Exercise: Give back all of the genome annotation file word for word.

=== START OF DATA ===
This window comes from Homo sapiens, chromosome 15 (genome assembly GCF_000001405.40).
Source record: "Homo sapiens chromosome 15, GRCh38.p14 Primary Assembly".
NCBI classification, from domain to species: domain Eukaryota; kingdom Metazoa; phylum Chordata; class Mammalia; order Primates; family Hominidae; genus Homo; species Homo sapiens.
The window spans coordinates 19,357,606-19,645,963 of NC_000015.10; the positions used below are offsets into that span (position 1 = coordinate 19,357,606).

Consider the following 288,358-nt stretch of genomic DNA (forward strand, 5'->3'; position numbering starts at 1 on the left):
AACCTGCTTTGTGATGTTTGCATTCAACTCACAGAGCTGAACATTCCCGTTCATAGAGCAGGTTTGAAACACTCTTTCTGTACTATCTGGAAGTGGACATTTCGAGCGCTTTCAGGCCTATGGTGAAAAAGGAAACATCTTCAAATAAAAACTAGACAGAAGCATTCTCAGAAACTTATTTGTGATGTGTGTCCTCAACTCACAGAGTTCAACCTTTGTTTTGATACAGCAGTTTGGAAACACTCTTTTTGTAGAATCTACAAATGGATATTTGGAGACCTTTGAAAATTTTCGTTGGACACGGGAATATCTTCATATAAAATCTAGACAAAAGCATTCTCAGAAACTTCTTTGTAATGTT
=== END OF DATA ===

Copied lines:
This window comes from Homo sapiens, chromosome 15 (genome assembly GCF_000001405.40).
Source record: "Homo sapiens chromosome 15, GRCh38.p14 Primary Assembly".
NCBI classification, from domain to species: domain Eukaryota; kingdom Metazoa; phylum Chordata; class Mammalia; order Primates; family Hominidae; genus Homo; species Homo sapiens.
The window spans coordinates 19,357,606-19,645,963 of NC_000015.10; the positions used below are offsets into that span (position 1 = coordinate 19,357,606).

Consider the following 288,358-nt stretch of genomic DNA (forward strand, 5'->3'; position numbering starts at 1 on the left):
AACCTGCTTTGTGATGTTTGCATTCAACTCACAGAGCTGAACATTCCCGTTCATAGAGCAGGTTTGAAACACTCTTTCTGTACTATCTGGAAGTGGACATTTCGAGCGCTTTCAGGCCTATGGTGAAAAAGGAAACATCTTCAAATAAAAACTAGACAGAAGCATTCTCAGAAACTTATTTGTGATGTGTGTCCTCAACTCACAGAGTTCAACCTTTGTTTTGATACAGCAGTTTGGAAACACTCTTTTTGTAGAATCTACAAATGGATATTTGGAGACCTTTGAAAATTTTCGTTGGACACGGGAATATCTTCATATAAAATCTAGACAAAAGCATTCTCAGAAACTTCTTTGTAATGTT